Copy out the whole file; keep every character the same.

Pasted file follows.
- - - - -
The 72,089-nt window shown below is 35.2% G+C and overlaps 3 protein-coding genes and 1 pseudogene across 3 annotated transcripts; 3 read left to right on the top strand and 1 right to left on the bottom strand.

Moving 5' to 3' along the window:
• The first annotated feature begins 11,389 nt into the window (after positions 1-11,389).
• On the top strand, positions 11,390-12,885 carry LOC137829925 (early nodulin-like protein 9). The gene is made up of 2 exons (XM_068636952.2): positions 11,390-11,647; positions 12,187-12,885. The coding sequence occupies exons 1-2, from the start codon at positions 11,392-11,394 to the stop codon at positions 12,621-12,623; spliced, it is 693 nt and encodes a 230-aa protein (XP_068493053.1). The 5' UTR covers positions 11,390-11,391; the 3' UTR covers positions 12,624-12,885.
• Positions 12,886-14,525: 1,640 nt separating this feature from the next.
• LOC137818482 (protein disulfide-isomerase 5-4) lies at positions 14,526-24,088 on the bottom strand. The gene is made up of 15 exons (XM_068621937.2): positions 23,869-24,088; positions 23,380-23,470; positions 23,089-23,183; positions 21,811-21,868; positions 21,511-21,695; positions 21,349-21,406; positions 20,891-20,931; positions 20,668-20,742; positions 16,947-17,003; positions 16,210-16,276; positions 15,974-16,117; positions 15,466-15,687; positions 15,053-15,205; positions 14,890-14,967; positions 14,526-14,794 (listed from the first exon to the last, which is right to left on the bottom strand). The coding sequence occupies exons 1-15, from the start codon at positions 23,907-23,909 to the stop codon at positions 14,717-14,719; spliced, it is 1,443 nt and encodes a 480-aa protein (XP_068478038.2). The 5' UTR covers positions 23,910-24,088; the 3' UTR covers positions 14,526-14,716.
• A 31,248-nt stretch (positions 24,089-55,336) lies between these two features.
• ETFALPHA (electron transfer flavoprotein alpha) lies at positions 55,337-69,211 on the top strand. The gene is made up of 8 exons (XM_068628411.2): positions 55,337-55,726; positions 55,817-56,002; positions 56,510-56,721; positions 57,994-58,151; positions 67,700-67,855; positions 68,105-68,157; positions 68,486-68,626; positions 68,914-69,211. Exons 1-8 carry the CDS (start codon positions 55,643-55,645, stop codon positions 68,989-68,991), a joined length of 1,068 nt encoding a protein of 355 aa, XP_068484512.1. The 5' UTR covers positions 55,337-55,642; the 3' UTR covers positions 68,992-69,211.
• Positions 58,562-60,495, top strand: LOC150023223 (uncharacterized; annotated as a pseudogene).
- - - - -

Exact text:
The 72,089-nt window shown below is 35.2% G+C and overlaps 3 protein-coding genes and 1 pseudogene across 3 annotated transcripts; 3 read left to right on the top strand and 1 right to left on the bottom strand.

Moving 5' to 3' along the window:
• The first annotated feature begins 11,389 nt into the window (after positions 1-11,389).
• On the top strand, positions 11,390-12,885 carry LOC137829925 (early nodulin-like protein 9). The gene is made up of 2 exons (XM_068636952.2): positions 11,390-11,647; positions 12,187-12,885. The coding sequence occupies exons 1-2, from the start codon at positions 11,392-11,394 to the stop codon at positions 12,621-12,623; spliced, it is 693 nt and encodes a 230-aa protein (XP_068493053.1). The 5' UTR covers positions 11,390-11,391; the 3' UTR covers positions 12,624-12,885.
• Positions 12,886-14,525: 1,640 nt separating this feature from the next.
• LOC137818482 (protein disulfide-isomerase 5-4) lies at positions 14,526-24,088 on the bottom strand. The gene is made up of 15 exons (XM_068621937.2): positions 23,869-24,088; positions 23,380-23,470; positions 23,089-23,183; positions 21,811-21,868; positions 21,511-21,695; positions 21,349-21,406; positions 20,891-20,931; positions 20,668-20,742; positions 16,947-17,003; positions 16,210-16,276; positions 15,974-16,117; positions 15,466-15,687; positions 15,053-15,205; positions 14,890-14,967; positions 14,526-14,794 (listed from the first exon to the last, which is right to left on the bottom strand). The coding sequence occupies exons 1-15, from the start codon at positions 23,907-23,909 to the stop codon at positions 14,717-14,719; spliced, it is 1,443 nt and encodes a 480-aa protein (XP_068478038.2). The 5' UTR covers positions 23,910-24,088; the 3' UTR covers positions 14,526-14,716.
• A 31,248-nt stretch (positions 24,089-55,336) lies between these two features.
• ETFALPHA (electron transfer flavoprotein alpha) lies at positions 55,337-69,211 on the top strand. The gene is made up of 8 exons (XM_068628411.2): positions 55,337-55,726; positions 55,817-56,002; positions 56,510-56,721; positions 57,994-58,151; positions 67,700-67,855; positions 68,105-68,157; positions 68,486-68,626; positions 68,914-69,211. Exons 1-8 carry the CDS (start codon positions 55,643-55,645, stop codon positions 68,989-68,991), a joined length of 1,068 nt encoding a protein of 355 aa, XP_068484512.1. The 5' UTR covers positions 55,337-55,642; the 3' UTR covers positions 68,992-69,211.
• Positions 58,562-60,495, top strand: LOC150023223 (uncharacterized; annotated as a pseudogene).